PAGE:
Catalogs, store fliers, magazine articles, and recipe books presume to offer it: “All you need to make a perfect Thanksgiving!” By now most of us have the “stuff” that typically goes into Thanksgiving: the food, the festive napkins, the centerpiece, etc. We’ve unearthed the ginormous serving tray from the basement and dug out the carving set. We’ve taken down the box that holds Grandma Rose’s old gravy boat. And we’ve likely ironed out the logistics of the occasion: when guests will arrive, when the turkey will go into the oven, and who will bring what. We’ve straightened the house, cajoled the kids to make their bedrooms presentable, and maybe the more ambitious and organized among us have even made a dish or two ahead of time.
Some of us tomorrow will be hosting large gatherings or perhaps celebrating with just immediate family, a partner, or a friend. A few of us will eat alone. Others of us will be guests in friends’ or families’ homes or part of larger groups hosted by religious or neighborhood communities.
This week we shared recipes for making a more primal dinner, but we know that Thanksgiving is about more than the menu. (Reader emergefit, you beat us to the punch. We couldn’t agree with you more.) The Primal Blueprint is ultimately about living the best life possible. It’s about maximizing your workout with minimal duration to allow more time with family, friends and fulfilling personal pursuits. It’s about eating healthily enough that – in the short term – we maintain the immune systems that keep us going when others are down for the count with the latest bug and – in the long term – we put real life in our years and don’t have to sacrifice time, finances, grief, and life opportunities to the burdens of avoidable disease and decline. The Blueprint is about reducing the impact of stress by taking advantage of the best relaxation practices and by taking real inventory of our lives to see what matters and what doesn’t. Where is our life energy going? Is this where we want it to go? What do we want more of in our lives? You could say that the holiday tomorrow is an apt reminder of that suggestion.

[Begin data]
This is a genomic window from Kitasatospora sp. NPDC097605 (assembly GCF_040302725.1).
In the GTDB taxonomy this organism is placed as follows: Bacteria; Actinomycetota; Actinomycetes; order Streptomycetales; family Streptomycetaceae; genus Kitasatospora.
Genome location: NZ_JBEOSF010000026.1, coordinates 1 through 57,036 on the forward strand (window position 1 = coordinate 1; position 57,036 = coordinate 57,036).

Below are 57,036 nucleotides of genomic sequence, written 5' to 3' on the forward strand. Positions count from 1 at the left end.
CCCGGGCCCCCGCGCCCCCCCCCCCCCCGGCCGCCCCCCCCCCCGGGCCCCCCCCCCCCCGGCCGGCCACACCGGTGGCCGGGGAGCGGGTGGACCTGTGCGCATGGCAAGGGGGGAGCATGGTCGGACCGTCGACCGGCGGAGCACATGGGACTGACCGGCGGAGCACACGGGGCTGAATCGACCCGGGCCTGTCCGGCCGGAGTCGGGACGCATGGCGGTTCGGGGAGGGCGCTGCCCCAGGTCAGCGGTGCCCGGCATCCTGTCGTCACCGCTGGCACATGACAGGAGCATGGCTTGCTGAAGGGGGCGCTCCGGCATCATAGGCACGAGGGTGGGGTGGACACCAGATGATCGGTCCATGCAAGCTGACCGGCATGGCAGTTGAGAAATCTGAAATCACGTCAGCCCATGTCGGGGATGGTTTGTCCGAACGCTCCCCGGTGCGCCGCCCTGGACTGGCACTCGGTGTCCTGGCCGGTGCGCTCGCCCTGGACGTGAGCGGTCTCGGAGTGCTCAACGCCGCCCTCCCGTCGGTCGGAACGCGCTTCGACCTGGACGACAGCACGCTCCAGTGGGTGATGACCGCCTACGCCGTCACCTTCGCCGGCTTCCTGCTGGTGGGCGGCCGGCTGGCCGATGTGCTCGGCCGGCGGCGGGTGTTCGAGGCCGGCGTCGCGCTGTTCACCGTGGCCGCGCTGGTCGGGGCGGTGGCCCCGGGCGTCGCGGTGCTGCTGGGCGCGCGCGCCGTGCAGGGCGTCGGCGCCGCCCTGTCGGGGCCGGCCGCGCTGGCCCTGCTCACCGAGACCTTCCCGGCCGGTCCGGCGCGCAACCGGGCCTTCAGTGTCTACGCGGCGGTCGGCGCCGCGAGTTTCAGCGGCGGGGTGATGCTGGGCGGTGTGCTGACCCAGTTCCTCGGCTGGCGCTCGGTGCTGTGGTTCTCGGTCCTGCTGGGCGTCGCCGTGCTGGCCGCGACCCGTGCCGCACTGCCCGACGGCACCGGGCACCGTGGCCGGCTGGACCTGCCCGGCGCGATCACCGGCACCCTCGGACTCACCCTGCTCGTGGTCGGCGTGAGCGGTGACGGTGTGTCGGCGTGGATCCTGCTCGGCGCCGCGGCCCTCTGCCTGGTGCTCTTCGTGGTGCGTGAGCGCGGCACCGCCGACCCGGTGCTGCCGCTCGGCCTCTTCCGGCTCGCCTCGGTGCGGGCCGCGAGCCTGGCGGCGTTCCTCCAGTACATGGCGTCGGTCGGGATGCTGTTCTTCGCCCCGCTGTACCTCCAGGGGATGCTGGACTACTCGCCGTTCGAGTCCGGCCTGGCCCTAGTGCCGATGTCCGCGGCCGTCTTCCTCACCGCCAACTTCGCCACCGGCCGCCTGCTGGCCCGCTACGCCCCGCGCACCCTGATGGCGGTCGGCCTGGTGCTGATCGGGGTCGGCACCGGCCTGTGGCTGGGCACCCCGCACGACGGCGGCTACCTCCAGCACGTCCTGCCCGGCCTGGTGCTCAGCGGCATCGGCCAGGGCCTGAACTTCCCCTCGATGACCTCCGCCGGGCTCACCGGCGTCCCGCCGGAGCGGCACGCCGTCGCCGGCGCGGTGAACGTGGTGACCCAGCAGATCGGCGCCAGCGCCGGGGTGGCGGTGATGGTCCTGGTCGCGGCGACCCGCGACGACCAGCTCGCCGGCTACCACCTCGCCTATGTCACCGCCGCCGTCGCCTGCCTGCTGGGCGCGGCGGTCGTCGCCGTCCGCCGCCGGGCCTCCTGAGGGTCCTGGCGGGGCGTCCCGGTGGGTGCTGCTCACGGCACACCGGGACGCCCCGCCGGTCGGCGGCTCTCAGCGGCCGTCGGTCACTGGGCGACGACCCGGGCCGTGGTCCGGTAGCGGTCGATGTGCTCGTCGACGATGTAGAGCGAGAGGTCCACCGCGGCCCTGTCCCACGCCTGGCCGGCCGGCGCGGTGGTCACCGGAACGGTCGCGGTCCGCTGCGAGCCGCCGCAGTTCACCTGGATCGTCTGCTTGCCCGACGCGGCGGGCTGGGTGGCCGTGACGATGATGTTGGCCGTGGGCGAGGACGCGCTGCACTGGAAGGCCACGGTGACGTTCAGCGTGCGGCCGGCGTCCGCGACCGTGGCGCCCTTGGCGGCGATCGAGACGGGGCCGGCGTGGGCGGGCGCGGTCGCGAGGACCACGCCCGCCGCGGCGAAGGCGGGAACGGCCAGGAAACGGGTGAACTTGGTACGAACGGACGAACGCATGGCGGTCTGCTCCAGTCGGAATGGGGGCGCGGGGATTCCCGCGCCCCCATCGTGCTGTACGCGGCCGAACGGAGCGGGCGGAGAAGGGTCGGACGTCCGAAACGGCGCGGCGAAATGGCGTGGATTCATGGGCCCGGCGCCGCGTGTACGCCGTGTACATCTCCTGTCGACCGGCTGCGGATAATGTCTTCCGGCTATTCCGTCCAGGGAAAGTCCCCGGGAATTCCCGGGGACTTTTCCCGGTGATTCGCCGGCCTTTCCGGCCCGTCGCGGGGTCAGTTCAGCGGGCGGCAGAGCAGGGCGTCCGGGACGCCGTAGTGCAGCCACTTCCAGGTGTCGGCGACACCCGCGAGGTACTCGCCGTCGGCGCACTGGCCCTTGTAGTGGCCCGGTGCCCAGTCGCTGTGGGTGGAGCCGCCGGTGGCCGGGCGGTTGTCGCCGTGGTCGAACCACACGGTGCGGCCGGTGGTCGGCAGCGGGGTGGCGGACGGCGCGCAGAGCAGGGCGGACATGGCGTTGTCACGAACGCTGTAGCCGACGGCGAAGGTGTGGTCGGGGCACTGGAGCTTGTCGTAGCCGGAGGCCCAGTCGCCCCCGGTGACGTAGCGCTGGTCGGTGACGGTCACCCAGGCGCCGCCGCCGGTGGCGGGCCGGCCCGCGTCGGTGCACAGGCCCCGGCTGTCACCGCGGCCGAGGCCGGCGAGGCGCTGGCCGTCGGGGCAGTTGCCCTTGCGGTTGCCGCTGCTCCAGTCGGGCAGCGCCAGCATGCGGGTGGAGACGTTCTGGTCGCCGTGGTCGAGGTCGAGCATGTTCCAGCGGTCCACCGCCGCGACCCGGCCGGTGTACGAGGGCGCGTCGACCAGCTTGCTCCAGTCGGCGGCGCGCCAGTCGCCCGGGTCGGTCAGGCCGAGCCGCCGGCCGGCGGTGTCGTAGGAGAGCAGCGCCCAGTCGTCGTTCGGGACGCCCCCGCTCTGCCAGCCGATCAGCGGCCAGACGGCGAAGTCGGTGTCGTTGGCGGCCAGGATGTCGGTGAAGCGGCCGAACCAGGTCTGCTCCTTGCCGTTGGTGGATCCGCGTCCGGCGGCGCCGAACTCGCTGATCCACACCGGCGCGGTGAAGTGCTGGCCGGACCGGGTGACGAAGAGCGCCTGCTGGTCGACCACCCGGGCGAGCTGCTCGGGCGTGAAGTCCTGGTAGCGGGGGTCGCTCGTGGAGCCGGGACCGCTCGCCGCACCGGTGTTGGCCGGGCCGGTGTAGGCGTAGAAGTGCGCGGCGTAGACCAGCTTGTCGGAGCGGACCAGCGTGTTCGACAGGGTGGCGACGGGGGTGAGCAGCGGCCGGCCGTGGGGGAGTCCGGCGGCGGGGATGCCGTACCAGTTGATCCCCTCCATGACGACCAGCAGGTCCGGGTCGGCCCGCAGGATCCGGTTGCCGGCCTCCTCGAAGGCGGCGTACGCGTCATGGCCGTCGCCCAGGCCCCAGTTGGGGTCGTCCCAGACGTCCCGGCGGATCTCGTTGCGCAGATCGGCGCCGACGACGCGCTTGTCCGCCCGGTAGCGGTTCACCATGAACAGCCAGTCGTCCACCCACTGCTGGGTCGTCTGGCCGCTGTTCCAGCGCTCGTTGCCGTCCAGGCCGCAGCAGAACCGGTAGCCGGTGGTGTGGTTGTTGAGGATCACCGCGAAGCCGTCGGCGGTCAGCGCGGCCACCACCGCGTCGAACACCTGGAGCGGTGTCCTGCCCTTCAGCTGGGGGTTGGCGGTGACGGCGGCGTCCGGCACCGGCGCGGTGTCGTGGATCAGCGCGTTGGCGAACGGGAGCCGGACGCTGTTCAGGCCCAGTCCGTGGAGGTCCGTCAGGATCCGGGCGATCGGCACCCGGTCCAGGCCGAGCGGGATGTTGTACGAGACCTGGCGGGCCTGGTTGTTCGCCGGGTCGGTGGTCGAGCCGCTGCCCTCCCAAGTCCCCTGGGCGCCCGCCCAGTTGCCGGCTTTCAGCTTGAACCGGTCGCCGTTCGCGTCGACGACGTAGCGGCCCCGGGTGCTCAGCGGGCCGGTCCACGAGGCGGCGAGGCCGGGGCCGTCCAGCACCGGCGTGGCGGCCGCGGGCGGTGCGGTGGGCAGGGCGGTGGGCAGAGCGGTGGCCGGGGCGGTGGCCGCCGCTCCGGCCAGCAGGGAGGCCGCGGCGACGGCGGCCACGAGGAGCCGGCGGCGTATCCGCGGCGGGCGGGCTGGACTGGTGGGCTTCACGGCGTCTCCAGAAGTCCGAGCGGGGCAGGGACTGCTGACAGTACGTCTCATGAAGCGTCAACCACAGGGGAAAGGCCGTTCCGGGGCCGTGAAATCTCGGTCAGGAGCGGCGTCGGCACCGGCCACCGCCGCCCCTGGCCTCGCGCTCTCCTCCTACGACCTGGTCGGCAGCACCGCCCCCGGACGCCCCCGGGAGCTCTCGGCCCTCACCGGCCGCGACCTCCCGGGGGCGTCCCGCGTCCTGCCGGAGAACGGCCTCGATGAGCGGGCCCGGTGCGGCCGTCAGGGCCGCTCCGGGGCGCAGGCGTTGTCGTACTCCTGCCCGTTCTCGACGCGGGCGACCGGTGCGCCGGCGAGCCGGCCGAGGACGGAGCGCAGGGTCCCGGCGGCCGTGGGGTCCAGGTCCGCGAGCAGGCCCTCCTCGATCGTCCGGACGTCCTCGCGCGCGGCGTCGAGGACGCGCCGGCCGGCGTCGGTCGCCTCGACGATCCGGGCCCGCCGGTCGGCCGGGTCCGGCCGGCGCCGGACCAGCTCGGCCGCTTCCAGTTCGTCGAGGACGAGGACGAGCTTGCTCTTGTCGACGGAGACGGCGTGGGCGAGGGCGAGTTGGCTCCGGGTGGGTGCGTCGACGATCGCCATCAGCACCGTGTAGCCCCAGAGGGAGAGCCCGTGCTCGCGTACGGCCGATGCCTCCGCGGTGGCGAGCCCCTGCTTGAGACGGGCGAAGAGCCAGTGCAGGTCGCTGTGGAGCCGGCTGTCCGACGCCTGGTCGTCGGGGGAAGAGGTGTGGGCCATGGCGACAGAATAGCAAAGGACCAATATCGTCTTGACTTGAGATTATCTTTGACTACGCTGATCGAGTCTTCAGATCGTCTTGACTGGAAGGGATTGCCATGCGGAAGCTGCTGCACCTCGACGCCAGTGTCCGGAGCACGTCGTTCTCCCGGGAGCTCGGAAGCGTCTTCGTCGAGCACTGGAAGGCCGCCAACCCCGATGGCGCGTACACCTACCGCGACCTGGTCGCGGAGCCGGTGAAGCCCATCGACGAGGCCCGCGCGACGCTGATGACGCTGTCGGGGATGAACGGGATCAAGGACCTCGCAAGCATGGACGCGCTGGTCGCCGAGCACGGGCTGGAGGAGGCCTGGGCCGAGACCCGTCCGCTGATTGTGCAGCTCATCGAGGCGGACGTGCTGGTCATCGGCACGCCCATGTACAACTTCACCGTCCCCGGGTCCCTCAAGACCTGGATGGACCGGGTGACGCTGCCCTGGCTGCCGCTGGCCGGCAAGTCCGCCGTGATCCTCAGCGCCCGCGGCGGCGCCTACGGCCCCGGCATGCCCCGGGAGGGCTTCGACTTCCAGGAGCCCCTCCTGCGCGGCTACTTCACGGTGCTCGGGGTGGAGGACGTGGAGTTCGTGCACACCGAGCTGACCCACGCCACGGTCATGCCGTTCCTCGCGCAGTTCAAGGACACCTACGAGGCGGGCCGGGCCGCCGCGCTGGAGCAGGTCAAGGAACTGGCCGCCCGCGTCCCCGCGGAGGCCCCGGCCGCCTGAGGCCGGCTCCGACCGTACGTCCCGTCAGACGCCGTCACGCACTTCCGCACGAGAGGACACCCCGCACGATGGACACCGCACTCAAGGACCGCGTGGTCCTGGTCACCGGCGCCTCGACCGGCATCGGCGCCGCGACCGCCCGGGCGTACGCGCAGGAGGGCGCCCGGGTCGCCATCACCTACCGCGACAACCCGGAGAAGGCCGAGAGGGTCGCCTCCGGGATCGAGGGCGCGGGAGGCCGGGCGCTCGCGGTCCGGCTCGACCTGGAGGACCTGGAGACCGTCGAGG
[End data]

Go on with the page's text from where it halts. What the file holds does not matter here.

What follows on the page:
Our culture and even individual responsibilities sometimes encourage us to get so caught up in the practical operation of the holiday that we can find ourselves shuffling through the motions, hitting all the obligatory dishes and events, but never really touching down emotionally or interpersonally. It’s likely that some of us have previously taken the lesson and pared down or honed in on what we deem the most essential of the holiday. (The gathering, the gratitude, the giving of time….)
In this hectic part of year the suggestion bears repeating – and revisting. Carpe diem, take the bull by the horns – whatever you want to call it. Enjoy the moment – the company, the conversation, the chance to connect and tell stories new and old. Start some fresh traditions or revive some old ones (a pre-dinner family game of touch football, an after dinner walk, an evening around the board games or family albums, an evening of volunteering). Whether you’re alone or with a whole horde, here’s to making the most of the day in such a way that we’ll all go to bed that night fulfilled (not just full), inspired, at peace, nostalgic, and grateful for the day instead of just relieved the dishes are done or glad we made it through.
It’s true that there’s something about a holiday meal itself – the variety, the rich flavors, the calm (and flurry) of annual preparation rituals, the deep-seated emotional associations and memories. Nonetheless, the day has the potential to feed us in ways the best turkey or family recipe can’t. We’re all coming to the day from different settings and with different situations. Whatever you’ll be doing, wherever you’ll be celebrating, whatever you’ll be looking back on or looking forward to in the spirit of thankfulness, we all wish you the best for your holiday.
.imeida, javaturtle Flickr Photos (CC)
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